We are happy to report that Rev. Marie received a kidney on Monday. She has successfully undergone transplant surgery and is doing well. Please continue to keep her in your prayers for a full recovery! God be praised!
The Women’s Day and Season Steering Committee is announcing the colors of purple (royalty and spirituality) and white (peace and purity) for our Day and Season. Be sure to parade your purple and white on Sunday April 15 and display a touch of our colors each Sunday leading to our special day. Men can sport their support too!
Our Committee has fully launched and is implementing a variety of spiritual activities to engage your spirit, bless your heart and strengthen your desire to serve as your Sister’s Keeper. Please join us…our arms are open for you.
Imagine, a 100-voice Women’s Day Choir all dressed in white on April 15th—a pinnacle of our Women’s Day celebration; you can help make it happen! Participate and enjoy the fellowship during rehearsals and let yours be one of 100 voices singing to God’s glory. See bulletin for schedule or contact sisters Susan Edward Todd, Anita Drayton or Jocelyn Harris. Special assessment for Women’s Day is $200 for women and $100 for men.
Our Outreach Committee is planning an activity that will reach beyond Metropolitan’s walls. We are finalizing the logistics to provide a life enhancing opportunity to serve as our sisters’ keepers at Capitol Hill Teen Pregnancy Center in Washington, DC and St. Ann’s Orphanage in Hyattsville, MD —stay tuned for additional details from the Outreach Committee or contact Josie Woodley Jones firstname.lastname@example.org .
We are developing a souvenir program book in recognition of our 2012 Women’s Day and Season theme, “I Am My Sister’s Keeper.” In this endeavor, we’re requesting the help of all Metropolitan members and friends by purchasing space in the program book to offer a tribute to the special women in your life. Contact Dina Curtis at email@example.com, or Cynthia Morris firstname.lastname@example.org and (301) 765-1067, or any member of the Women’s Day committee to purchase your space by April 8. Certainly, you will want to be included in this very special historical piece!
A “Taste of the Met” is coming! Want to sample healthy and delectable entrees, salads, and desserts? Don’t miss out on the culinary talents of the Sisters of Metropolitan! We’re serving up the best of our best after the 11:00 A.M. service on May 6! A $10.00 contribution will leave you joyfully satisfied.
All proceeds will help to ensure that Metropolitan AME Church continues to be a present help in the time of need.
To God Be the Glory!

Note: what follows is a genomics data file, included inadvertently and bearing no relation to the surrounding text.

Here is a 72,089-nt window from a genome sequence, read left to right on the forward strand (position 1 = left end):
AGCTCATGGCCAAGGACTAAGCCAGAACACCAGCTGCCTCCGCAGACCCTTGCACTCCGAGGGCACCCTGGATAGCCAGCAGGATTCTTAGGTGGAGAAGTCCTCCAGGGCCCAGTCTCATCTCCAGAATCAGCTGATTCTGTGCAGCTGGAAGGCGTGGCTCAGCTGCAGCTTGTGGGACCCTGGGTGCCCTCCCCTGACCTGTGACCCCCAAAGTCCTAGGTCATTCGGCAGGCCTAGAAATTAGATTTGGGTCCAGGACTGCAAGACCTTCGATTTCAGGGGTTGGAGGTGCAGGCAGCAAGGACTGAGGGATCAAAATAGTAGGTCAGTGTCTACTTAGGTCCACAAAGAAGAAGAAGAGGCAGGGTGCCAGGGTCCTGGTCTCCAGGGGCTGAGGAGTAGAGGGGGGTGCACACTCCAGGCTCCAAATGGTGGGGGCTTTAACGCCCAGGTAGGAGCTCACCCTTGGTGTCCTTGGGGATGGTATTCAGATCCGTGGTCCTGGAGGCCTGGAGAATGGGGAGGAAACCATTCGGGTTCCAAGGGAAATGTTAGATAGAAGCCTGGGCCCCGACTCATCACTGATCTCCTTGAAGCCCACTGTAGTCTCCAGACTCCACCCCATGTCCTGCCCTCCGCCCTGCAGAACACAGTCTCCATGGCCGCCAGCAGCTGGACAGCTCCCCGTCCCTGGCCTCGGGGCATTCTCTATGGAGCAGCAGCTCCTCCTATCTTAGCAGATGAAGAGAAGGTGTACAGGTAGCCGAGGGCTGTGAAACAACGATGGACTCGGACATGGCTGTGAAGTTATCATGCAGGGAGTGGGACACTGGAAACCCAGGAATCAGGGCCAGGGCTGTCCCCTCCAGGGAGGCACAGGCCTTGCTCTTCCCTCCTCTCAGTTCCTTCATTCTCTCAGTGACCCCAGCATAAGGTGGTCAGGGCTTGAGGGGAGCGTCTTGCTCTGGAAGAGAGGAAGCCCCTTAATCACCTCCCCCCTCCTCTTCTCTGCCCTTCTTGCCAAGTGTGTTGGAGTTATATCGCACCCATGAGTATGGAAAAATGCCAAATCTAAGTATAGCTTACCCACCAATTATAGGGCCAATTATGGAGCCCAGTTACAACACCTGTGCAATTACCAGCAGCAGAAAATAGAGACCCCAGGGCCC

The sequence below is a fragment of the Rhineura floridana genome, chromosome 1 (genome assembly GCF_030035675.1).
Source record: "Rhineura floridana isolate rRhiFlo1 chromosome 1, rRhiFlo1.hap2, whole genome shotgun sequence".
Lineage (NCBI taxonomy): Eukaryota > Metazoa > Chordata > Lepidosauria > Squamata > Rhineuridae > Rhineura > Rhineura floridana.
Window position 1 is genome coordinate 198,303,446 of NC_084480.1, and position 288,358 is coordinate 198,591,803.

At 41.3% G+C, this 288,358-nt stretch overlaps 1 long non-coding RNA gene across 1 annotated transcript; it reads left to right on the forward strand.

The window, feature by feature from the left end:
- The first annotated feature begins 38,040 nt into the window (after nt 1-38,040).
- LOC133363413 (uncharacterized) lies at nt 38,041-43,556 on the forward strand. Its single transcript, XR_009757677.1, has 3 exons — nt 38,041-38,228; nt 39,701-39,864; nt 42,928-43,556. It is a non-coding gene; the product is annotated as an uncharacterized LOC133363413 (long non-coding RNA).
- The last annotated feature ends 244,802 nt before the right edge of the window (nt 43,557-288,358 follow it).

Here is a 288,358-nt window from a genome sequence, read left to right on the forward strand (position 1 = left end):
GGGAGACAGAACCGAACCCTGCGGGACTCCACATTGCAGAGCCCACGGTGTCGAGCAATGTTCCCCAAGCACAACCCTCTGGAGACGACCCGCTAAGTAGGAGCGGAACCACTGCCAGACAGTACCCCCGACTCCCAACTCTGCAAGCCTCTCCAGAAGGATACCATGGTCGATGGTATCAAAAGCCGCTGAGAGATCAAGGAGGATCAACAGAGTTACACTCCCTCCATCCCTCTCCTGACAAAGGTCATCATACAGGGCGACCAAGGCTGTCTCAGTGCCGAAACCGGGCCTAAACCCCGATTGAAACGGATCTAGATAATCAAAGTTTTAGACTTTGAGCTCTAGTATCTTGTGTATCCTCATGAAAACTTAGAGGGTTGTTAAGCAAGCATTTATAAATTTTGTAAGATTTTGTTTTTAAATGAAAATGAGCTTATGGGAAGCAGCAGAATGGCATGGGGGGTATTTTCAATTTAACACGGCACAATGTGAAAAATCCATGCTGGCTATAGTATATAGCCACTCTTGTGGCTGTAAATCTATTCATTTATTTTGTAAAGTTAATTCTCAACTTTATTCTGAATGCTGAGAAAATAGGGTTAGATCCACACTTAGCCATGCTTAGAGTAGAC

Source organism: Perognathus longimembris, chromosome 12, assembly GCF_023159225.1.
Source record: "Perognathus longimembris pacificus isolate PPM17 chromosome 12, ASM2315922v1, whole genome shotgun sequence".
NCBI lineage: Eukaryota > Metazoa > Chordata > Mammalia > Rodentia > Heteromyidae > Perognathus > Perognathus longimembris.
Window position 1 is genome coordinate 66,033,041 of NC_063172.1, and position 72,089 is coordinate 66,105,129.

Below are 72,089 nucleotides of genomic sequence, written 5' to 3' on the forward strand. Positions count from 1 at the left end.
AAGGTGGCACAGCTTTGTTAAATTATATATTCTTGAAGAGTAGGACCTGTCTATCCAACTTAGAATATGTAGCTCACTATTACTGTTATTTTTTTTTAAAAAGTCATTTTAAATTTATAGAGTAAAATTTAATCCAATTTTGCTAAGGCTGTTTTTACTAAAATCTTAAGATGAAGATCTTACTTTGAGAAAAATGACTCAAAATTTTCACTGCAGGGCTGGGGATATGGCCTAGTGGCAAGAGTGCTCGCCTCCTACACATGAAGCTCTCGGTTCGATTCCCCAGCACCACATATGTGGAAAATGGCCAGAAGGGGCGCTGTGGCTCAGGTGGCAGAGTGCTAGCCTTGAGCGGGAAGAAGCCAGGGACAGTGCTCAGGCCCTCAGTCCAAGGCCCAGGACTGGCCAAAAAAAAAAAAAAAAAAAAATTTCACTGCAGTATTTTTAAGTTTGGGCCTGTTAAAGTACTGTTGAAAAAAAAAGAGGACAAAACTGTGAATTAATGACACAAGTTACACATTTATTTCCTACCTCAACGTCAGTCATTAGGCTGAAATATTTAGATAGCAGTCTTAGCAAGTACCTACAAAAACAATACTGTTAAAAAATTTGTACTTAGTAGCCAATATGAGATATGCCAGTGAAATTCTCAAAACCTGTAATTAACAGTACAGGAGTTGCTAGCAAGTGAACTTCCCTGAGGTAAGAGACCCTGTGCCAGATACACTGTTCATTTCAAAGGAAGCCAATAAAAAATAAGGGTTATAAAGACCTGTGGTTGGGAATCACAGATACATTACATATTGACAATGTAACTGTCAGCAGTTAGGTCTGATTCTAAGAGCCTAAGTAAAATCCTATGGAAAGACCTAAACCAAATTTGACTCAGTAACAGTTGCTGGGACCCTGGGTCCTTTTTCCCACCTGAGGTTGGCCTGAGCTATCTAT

Tags: Women's Season
Rev. Jonathan V. Newton
Sunday, March 25,2011
Tags: Rev. Jonathan V. Newton
Sermon Notes: “Supposedly…With Liberty and Justice for All….”
By Rev. Dr. Ronald E. Braxton, Senior Pastor, Metropolitan AME Church, Sunday, March 25, 2012
I pledge allegiance, to the flag of the United States of America. And to the Republic for which it stands, supposedly one nation, supposedly under God, supposedly indivisible, supposedly with liberty and justice for all.
I wear this morning this “Hoodie” – I didn’t even know what I was wearing; when I jog in the morning outside, I just put this thing on, and the pants that go with it, and go out for my morning jog. I didn’t realize that by wearing this, I was in danger. I didn’t realize that someone in the community in which I live – it’s not gated, but it’s a community – but I didn’t realize that when I ran around in that community someone could actually do me bodily harm and justice would not prevail. I didn’t realize that could happen even having an African American president, and even with slavery ended a long time ago – I thought I was free. I vote. God knows I pay a whole lot of taxes. I thought I was free. I never thought that this hood makes me look like a criminal. I never thought that if I was walking in the dark and I pulled out my cell phone that it looks like a gun. And so anyone who claimed that they were a part of a protective force – a force that I thought was trying to protect ME – would have the right to shoot me dead in the street and then go home, and the police would never raise any questions about my murder. I never thought – my mother told me about it, my grandfather told me about it, but I never thought that people could actually beat other people to the ground, get a hundred dollar fine and a few weeks of community service, while other people could steal a loaf of bread because they were hungry and go to jail for a year. I thought I was free; I thought I was part of a country “with liberty and justice for all.”
By Rev Jonathan V. Newton, Associate Minister, Metropolitan AME Church, Sunday, March 25, 2012